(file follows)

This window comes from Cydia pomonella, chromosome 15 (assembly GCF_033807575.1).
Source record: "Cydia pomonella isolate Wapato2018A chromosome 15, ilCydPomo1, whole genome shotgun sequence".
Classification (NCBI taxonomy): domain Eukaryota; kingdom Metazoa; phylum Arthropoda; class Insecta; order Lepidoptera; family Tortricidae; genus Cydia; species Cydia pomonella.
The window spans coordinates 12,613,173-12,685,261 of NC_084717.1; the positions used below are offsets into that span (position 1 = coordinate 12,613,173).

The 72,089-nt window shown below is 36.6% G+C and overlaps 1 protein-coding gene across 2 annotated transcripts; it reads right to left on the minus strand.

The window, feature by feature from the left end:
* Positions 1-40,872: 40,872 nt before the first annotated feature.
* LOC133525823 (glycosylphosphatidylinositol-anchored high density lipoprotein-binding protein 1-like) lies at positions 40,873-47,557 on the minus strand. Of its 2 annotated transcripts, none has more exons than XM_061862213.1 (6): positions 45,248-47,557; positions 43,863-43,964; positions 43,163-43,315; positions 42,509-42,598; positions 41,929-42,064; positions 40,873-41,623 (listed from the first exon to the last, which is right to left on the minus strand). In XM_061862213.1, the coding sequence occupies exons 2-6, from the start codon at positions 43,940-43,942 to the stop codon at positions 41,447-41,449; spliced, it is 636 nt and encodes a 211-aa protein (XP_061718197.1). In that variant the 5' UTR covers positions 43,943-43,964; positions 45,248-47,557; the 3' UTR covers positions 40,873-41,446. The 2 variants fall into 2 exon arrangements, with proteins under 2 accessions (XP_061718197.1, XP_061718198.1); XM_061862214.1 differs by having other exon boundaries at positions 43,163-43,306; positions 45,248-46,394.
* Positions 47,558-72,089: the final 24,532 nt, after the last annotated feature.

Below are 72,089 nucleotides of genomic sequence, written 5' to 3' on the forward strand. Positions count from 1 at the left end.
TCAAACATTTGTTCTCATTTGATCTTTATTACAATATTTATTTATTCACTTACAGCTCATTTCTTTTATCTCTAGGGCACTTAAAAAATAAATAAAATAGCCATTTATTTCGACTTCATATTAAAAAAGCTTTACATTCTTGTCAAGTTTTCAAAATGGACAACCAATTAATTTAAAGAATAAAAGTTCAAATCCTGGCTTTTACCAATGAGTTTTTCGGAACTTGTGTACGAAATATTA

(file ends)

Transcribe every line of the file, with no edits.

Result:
This window comes from Cydia pomonella, chromosome 15 (assembly GCF_033807575.1).
Source record: "Cydia pomonella isolate Wapato2018A chromosome 15, ilCydPomo1, whole genome shotgun sequence".
Classification (NCBI taxonomy): domain Eukaryota; kingdom Metazoa; phylum Arthropoda; class Insecta; order Lepidoptera; family Tortricidae; genus Cydia; species Cydia pomonella.
The window spans coordinates 12,613,173-12,685,261 of NC_084717.1; the positions used below are offsets into that span (position 1 = coordinate 12,613,173).

The 72,089-nt window shown below is 36.6% G+C and overlaps 1 protein-coding gene across 2 annotated transcripts; it reads right to left on the minus strand.

The window, feature by feature from the left end:
* Positions 1-40,872: 40,872 nt before the first annotated feature.
* LOC133525823 (glycosylphosphatidylinositol-anchored high density lipoprotein-binding protein 1-like) lies at positions 40,873-47,557 on the minus strand. Of its 2 annotated transcripts, none has more exons than XM_061862213.1 (6): positions 45,248-47,557; positions 43,863-43,964; positions 43,163-43,315; positions 42,509-42,598; positions 41,929-42,064; positions 40,873-41,623 (listed from the first exon to the last, which is right to left on the minus strand). In XM_061862213.1, the coding sequence occupies exons 2-6, from the start codon at positions 43,940-43,942 to the stop codon at positions 41,447-41,449; spliced, it is 636 nt and encodes a 211-aa protein (XP_061718197.1). In that variant the 5' UTR covers positions 43,943-43,964; positions 45,248-47,557; the 3' UTR covers positions 40,873-41,446. The 2 variants fall into 2 exon arrangements, with proteins under 2 accessions (XP_061718197.1, XP_061718198.1); XM_061862214.1 differs by having other exon boundaries at positions 43,163-43,306; positions 45,248-46,394.
* Positions 47,558-72,089: the final 24,532 nt, after the last annotated feature.

Below are 72,089 nucleotides of genomic sequence, written 5' to 3' on the forward strand. Positions count from 1 at the left end.
TCAAACATTTGTTCTCATTTGATCTTTATTACAATATTTATTTATTCACTTACAGCTCATTTCTTTTATCTCTAGGGCACTTAAAAAATAAATAAAATAGCCATTTATTTCGACTTCATATTAAAAAAGCTTTACATTCTTGTCAAGTTTTCAAAATGGACAACCAATTAATTTAAAGAATAAAAGTTCAAATCCTGGCTTTTACCAATGAGTTTTTCGGAACTTGTGTACGAAATATTA